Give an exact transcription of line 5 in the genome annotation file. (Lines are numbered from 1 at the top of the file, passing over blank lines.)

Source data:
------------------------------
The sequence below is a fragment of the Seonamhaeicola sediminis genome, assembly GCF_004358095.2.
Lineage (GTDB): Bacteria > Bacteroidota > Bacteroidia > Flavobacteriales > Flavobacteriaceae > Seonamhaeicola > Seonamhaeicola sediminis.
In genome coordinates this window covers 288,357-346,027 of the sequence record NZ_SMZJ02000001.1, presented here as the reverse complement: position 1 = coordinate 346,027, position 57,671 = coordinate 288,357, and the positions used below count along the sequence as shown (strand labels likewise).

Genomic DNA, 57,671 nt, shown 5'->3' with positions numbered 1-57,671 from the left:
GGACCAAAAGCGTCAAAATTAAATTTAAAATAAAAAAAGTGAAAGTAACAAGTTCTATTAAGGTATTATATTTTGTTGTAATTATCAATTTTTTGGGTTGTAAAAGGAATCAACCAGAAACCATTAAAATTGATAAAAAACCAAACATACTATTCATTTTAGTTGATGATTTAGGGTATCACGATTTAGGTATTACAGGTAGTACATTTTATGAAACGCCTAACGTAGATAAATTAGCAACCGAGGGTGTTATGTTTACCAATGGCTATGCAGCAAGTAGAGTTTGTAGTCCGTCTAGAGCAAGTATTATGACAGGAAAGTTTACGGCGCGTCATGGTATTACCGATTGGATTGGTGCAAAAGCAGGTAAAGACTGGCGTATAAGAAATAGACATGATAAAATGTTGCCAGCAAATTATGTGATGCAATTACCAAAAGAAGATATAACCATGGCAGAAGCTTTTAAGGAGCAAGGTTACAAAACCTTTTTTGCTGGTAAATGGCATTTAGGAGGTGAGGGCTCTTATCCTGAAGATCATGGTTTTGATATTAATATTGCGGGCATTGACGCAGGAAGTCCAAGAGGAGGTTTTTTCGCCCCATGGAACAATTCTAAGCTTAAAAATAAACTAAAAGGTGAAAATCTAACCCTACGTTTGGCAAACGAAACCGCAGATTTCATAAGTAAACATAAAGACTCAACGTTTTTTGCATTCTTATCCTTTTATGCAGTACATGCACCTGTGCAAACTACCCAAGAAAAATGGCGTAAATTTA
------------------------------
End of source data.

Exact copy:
GGACCAAAAGCGTCAAAATTAAATTTAAAATAAAAAAAGTGAAAGTAACAAGTTCTATTAAGGTATTATATTTTGTTGTAATTATCAATTTTTTGGGTTGTAAAAGGAATCAACCAGAAACCATTAAAATTGATAAAAAACCAAACATACTATTCATTTTAGTTGATGATTTAGGGTATCACGATTTAGGTATTACAGGTAGTACATTTTATGAAACGCCTAACGTAGATAAATTAGCAACCGAGGGTGTTATGTTTACCAATGGCTATGCAGCAAGTAGAGTTTGTAGTCCGTCTAGAGCAAGTATTATGACAGGAAAGTTTACGGCGCGTCATGGTATTACCGATTGGATTGGTGCAAAAGCAGGTAAAGACTGGCGTATAAGAAATAGACATGATAAAATGTTGCCAGCAAATTATGTGATGCAATTACCAAAAGAAGATATAACCATGGCAGAAGCTTTTAAGGAGCAAGGTTACAAAACCTTTTTTGCTGGTAAATGGCATTTAGGAGGTGAGGGCTCTTATCCTGAAGATCATGGTTTTGATATTAATATTGCGGGCATTGACGCAGGAAGTCCAAGAGGAGGTTTTTTCGCCCCATGGAACAATTCTAAGCTTAAAAATAAACTAAAAGGTGAAAATCTAACCCTACGTTTGGCAAACGAAACCGCAGATTTCATAAGTAAACATAAAGACTCAACGTTTTTTGCATTCTTATCCTTTTATGCAGTACATGCACCTGTGCAAACTACCCAAGAAAAATGGCGTAAATTTA